The Scottish Professional Football League chief executive says talks are under way with a number of companies who are interested in backing the competitions.
The newly-created SPFL is seeking sponsorship after deals with Clydesdale Bank and Irn-Bru for the Scottish Premier League and the Scottish Football League respectively came to an end, while what was previously known as the Scottish Communities League Cup was backed by the Scottish government.
Speaking at Friday's League Cup draw at Hampden, Doncaster said: "We have now inherited the League Cup within the SPFL and we will talk to people who are interested in partnering with us.
"We've had a number of good sponsors over the years and we are confident, with the excitement that's generated through the Scottish League Cup, that it will be appealing.
"Particularly given the unpredictability of the competition, with St Mirren and Kilmarnock winning it in recent years, we certainly hope that we will be engaging with companies who want to be part of the excitement of the Scottish League Cup.
"We are talking to a lot of different companies who are interested in being part of Scottish football, whether that means title sponsorship, whether it means League Cup or whether it means some other form of partnership with the organisation.
"We are interested in talking to as many people as possible who want to be part of the great story that is Scottish football."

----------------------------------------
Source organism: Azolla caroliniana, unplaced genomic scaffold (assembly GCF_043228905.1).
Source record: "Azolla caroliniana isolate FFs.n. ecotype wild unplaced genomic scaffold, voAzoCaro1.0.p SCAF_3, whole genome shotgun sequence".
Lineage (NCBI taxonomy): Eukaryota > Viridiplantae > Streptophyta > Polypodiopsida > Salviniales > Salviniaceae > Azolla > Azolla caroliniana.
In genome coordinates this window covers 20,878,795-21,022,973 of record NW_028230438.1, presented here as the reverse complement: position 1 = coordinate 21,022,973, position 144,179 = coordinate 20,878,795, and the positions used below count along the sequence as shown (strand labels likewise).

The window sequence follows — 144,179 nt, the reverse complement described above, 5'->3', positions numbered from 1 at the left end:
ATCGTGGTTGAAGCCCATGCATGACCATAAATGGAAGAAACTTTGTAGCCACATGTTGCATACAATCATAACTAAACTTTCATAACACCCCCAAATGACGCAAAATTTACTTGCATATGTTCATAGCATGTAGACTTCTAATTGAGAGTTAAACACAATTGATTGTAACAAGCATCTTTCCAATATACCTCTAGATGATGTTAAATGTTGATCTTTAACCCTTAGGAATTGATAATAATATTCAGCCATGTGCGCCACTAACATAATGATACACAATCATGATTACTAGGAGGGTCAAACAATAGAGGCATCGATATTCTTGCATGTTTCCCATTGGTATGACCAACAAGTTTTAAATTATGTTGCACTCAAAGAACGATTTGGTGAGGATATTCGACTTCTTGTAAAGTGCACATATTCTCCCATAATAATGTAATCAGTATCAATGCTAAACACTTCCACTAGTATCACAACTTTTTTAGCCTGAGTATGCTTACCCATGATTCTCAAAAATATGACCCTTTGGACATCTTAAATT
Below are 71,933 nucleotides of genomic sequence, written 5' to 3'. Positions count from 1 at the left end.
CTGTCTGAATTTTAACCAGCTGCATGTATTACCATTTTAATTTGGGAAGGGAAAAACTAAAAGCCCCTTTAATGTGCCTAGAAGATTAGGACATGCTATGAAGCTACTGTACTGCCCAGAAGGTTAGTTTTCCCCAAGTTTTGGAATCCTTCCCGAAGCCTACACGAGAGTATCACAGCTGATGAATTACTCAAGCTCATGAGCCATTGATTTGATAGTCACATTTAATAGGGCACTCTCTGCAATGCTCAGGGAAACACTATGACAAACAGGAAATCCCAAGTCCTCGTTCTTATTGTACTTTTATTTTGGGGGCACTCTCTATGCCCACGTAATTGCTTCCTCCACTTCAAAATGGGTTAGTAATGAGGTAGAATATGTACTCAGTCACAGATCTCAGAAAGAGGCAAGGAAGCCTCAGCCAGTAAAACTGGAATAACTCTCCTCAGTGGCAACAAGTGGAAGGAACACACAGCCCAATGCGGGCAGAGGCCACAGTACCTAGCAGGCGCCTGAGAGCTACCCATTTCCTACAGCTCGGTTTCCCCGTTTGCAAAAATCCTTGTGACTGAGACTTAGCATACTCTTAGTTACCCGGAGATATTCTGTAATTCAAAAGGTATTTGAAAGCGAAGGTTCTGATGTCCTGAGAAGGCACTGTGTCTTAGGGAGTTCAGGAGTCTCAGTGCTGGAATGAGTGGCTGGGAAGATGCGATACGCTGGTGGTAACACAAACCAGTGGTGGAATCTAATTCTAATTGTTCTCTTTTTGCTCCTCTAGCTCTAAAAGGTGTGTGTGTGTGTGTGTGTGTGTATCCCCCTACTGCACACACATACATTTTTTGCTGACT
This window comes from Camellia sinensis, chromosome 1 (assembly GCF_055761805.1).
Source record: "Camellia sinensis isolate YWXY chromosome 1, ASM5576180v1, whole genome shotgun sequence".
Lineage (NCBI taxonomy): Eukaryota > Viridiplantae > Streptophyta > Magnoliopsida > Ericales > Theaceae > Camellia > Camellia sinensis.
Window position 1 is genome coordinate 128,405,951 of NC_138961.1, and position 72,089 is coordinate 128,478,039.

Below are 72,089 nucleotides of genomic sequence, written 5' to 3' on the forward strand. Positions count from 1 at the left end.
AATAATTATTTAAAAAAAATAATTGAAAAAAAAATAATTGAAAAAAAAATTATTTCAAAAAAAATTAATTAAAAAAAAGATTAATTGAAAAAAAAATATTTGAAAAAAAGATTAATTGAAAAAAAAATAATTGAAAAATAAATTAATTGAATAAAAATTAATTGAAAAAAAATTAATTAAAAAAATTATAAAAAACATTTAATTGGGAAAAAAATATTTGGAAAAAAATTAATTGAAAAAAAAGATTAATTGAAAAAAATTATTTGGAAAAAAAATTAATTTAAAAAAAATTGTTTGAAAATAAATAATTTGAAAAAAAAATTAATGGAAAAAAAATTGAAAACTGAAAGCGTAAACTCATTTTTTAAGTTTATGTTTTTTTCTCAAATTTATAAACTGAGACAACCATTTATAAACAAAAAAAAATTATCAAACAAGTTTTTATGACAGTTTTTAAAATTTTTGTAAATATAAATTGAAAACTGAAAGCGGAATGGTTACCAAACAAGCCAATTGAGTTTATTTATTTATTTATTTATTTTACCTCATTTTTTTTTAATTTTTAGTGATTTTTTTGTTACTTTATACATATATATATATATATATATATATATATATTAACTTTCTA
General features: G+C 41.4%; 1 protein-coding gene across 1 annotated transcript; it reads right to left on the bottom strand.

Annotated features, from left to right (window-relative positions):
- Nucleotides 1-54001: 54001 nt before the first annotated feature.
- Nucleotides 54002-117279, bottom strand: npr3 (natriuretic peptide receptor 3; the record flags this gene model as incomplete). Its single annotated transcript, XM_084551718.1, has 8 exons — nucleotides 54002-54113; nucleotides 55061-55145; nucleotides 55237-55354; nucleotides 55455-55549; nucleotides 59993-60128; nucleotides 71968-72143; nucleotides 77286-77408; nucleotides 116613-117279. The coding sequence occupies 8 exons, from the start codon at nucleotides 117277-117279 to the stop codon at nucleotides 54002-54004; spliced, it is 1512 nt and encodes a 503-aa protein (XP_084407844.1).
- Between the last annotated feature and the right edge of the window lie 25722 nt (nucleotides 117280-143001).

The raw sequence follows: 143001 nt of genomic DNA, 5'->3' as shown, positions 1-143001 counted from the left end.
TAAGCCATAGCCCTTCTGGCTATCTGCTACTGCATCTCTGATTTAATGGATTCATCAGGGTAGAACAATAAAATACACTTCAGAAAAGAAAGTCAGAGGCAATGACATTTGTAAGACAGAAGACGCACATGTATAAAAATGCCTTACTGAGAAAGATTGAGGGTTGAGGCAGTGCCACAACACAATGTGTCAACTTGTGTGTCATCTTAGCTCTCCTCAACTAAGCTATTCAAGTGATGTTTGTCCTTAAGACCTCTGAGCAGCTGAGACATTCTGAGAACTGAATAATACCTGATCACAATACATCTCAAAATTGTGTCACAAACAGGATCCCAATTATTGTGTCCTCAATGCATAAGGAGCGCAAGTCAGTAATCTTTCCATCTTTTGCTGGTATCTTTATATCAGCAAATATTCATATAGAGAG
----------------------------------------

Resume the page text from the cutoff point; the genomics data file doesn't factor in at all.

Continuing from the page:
On the issue of naming the leagues within the merged SPFL, Doncaster added: "Re-branding of the whole competition and what it means, aside from the names, that's something that really started in earnest as soon as the reconstruction was complete.
"We are hopeful of announcing something soon."
Today was the deadline for first offers for Hearts to be submitted with the club's administrators BDO, with three bids received for the crisis-hit club.
Doncaster said: "My hope is that there is as much stability as possible at all 42 member clubs.
"It's important for supporters, it's important that they know their clubs are going to be around.
"There are a number of clubs going through difficult times at the moment.
"Our job at the SPFL is to offer as much support as we can, concentrate on bringing as much money in as we can and engaging supporters about their teams and the football they like to watch."